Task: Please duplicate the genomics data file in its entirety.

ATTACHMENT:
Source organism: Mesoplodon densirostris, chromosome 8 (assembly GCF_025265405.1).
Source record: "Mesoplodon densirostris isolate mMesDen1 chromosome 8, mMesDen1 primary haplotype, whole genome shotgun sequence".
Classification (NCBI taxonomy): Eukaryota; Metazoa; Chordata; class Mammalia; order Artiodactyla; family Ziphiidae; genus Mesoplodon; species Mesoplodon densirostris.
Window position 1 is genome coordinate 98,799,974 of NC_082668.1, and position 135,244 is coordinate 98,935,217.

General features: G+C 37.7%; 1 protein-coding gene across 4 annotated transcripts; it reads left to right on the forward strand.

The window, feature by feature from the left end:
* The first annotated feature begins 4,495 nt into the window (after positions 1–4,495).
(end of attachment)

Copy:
Source organism: Mesoplodon densirostris, chromosome 8 (assembly GCF_025265405.1).
Source record: "Mesoplodon densirostris isolate mMesDen1 chromosome 8, mMesDen1 primary haplotype, whole genome shotgun sequence".
Classification (NCBI taxonomy): Eukaryota; Metazoa; Chordata; class Mammalia; order Artiodactyla; family Ziphiidae; genus Mesoplodon; species Mesoplodon densirostris.
Window position 1 is genome coordinate 98,799,974 of NC_082668.1, and position 135,244 is coordinate 98,935,217.

General features: G+C 37.7%; 1 protein-coding gene across 4 annotated transcripts; it reads left to right on the forward strand.

The window, feature by feature from the left end:
* The first annotated feature begins 4,495 nt into the window (after positions 1–4,495).